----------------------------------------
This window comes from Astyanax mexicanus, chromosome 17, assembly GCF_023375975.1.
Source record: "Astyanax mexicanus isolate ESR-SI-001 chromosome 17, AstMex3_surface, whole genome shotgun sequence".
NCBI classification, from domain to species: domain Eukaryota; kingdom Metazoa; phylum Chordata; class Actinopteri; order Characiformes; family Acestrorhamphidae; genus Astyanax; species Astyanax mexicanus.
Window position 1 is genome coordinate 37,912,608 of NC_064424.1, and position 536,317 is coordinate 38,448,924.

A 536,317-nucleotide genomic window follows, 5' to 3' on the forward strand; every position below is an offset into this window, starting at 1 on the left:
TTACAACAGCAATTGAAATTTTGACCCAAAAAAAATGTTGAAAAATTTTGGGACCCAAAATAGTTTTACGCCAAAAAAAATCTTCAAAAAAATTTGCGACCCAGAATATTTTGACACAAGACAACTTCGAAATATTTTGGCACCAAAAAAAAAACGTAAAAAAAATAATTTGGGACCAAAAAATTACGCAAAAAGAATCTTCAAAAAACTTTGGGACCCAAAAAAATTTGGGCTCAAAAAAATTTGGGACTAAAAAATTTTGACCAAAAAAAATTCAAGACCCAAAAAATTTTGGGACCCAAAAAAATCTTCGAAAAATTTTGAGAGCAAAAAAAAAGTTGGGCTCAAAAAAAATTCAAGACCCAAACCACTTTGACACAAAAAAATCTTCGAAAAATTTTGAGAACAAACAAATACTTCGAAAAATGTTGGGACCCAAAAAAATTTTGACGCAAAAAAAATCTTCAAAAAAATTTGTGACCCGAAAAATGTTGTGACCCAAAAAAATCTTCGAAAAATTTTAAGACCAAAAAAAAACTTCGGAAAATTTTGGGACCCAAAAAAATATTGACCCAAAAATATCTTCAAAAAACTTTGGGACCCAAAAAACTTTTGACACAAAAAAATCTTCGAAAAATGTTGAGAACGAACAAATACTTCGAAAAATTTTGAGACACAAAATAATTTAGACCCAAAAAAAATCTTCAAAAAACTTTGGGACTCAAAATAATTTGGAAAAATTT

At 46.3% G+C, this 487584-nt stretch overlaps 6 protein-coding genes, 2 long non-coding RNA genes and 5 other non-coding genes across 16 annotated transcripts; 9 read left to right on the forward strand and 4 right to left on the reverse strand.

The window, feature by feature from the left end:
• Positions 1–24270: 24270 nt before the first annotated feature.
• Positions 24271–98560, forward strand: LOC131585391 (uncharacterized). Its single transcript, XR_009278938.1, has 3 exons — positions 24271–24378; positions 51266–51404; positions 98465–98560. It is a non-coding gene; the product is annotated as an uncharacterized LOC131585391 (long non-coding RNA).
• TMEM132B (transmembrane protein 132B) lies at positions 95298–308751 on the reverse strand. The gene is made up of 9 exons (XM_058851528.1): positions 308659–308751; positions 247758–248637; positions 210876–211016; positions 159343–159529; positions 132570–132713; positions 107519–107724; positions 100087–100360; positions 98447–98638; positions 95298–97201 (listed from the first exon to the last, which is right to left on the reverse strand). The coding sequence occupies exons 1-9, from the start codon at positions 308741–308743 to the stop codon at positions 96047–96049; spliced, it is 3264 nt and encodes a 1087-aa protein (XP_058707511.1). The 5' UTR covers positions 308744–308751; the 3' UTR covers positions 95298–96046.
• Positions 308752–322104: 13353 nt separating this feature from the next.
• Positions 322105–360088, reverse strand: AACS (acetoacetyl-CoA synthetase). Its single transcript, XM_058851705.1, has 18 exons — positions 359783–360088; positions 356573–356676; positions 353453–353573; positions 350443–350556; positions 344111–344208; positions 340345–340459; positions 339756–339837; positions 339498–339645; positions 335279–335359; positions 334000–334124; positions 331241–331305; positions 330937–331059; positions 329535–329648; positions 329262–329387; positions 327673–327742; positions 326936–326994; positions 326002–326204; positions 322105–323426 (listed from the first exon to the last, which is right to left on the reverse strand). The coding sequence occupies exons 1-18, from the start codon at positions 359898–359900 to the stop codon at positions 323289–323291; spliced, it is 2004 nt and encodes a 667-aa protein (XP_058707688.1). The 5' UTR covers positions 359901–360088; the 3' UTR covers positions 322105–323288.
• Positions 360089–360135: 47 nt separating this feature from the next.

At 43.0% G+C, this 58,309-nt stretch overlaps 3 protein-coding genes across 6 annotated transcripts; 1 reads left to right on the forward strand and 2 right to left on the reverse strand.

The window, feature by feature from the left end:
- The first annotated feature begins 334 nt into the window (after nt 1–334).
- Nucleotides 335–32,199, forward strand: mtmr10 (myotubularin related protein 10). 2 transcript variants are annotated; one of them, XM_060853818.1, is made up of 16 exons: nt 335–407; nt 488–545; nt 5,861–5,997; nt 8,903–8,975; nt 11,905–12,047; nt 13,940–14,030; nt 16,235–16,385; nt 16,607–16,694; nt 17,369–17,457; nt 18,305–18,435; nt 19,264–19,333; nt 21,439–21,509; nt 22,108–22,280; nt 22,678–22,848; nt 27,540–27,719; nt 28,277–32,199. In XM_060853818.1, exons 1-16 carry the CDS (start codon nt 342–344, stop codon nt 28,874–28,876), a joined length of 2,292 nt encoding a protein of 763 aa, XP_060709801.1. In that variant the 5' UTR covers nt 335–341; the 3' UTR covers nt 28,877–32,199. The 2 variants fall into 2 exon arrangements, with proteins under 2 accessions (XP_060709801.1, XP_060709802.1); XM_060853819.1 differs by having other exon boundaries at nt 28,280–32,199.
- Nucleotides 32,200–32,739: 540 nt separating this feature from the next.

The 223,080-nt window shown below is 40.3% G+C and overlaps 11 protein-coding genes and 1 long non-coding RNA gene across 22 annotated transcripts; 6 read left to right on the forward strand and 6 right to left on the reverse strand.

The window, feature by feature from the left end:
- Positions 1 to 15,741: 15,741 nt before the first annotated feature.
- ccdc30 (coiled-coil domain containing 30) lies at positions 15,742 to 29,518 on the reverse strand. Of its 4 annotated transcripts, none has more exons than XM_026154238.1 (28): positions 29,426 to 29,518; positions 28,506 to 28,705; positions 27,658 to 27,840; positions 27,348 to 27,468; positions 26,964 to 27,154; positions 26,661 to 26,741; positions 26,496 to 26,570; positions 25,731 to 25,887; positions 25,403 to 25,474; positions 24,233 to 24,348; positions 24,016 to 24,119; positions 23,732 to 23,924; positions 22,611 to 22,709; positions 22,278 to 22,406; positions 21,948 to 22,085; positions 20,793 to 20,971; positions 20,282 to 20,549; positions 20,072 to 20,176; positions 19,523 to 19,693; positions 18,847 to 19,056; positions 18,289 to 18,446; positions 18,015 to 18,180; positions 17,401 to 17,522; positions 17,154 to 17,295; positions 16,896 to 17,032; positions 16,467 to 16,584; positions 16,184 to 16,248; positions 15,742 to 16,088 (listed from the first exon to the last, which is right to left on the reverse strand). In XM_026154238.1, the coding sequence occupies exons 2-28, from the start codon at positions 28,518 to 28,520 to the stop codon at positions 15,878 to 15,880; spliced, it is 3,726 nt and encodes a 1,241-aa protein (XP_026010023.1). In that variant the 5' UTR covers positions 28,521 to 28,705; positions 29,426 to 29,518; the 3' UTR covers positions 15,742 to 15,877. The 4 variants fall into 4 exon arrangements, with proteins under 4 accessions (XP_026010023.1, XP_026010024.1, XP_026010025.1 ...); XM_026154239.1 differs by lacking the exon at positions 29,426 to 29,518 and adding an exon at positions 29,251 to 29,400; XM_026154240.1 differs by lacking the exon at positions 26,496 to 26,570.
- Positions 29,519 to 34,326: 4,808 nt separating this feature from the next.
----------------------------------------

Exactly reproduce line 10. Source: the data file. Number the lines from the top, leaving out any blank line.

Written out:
• Positions 24271–98560, forward strand: LOC131585391 (uncharacterized). Its single transcript, XR_009278938.1, has 3 exons — positions 24271–24378; positions 51266–51404; positions 98465–98560. It is a non-coding gene; the product is annotated as an uncharacterized LOC131585391 (long non-coding RNA).